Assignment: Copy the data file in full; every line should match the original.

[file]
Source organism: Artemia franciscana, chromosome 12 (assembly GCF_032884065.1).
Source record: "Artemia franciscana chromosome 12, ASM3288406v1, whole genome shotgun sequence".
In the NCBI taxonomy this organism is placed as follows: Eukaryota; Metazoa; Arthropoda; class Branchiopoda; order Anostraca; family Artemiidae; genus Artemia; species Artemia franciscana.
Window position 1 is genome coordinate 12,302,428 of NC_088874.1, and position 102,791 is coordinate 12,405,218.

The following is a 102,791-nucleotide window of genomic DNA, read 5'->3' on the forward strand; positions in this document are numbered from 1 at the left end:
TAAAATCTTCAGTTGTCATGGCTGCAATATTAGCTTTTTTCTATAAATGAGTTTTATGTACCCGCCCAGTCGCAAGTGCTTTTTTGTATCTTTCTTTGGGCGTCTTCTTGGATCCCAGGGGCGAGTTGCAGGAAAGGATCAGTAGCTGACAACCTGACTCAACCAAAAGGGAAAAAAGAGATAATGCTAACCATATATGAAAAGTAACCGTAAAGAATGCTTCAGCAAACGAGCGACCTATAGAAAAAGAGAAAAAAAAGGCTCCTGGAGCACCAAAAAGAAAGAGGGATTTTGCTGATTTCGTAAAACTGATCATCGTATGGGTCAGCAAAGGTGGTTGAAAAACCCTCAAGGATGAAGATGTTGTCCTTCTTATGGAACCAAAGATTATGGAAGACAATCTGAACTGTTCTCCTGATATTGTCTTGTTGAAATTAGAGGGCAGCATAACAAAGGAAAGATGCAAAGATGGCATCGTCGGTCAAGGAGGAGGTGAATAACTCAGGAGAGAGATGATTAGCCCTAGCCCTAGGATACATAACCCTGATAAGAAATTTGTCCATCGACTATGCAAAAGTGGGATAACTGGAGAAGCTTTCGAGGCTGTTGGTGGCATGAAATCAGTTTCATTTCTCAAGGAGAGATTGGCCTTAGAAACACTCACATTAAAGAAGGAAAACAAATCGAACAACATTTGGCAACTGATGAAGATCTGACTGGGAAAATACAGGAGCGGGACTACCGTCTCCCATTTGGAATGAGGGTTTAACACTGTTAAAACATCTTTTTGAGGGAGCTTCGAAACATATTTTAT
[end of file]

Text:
Source organism: Artemia franciscana, chromosome 12 (assembly GCF_032884065.1).
Source record: "Artemia franciscana chromosome 12, ASM3288406v1, whole genome shotgun sequence".
In the NCBI taxonomy this organism is placed as follows: Eukaryota; Metazoa; Arthropoda; class Branchiopoda; order Anostraca; family Artemiidae; genus Artemia; species Artemia franciscana.
Window position 1 is genome coordinate 12,302,428 of NC_088874.1, and position 102,791 is coordinate 12,405,218.

The following is a 102,791-nucleotide window of genomic DNA, read 5'->3' on the forward strand; positions in this document are numbered from 1 at the left end:
TAAAATCTTCAGTTGTCATGGCTGCAATATTAGCTTTTTTCTATAAATGAGTTTTATGTACCCGCCCAGTCGCAAGTGCTTTTTTGTATCTTTCTTTGGGCGTCTTCTTGGATCCCAGGGGCGAGTTGCAGGAAAGGATCAGTAGCTGACAACCTGACTCAACCAAAAGGGAAAAAAGAGATAATGCTAACCATATATGAAAAGTAACCGTAAAGAATGCTTCAGCAAACGAGCGACCTATAGAAAAAGAGAAAAAAAAGGCTCCTGGAGCACCAAAAAGAAAGAGGGATTTTGCTGATTTCGTAAAACTGATCATCGTATGGGTCAGCAAAGGTGGTTGAAAAACCCTCAAGGATGAAGATGTTGTCCTTCTTATGGAACCAAAGATTATGGAAGACAATCTGAACTGTTCTCCTGATATTGTCTTGTTGAAATTAGAGGGCAGCATAACAAAGGAAAGATGCAAAGATGGCATCGTCGGTCAAGGAGGAGGTGAATAACTCAGGAGAGAGATGATTAGCCCTAGCCCTAGGATACATAACCCTGATAAGAAATTTGTCCATCGACTATGCAAAAGTGGGATAACTGGAGAAGCTTTCGAGGCTGTTGGTGGCATGAAATCAGTTTCATTTCTCAAGGAGAGATTGGCCTTAGAAACACTCACATTAAAGAAGGAAAACAAATCGAACAACATTTGGCAACTGATGAAGATCTGACTGGGAAAATACAGGAGCGGGACTACCGTCTCCCATTTGGAATGAGGGTTTAACACTGTTAAAACATCTTTTTGAGGGAGCTTCGAAACATATTTTAT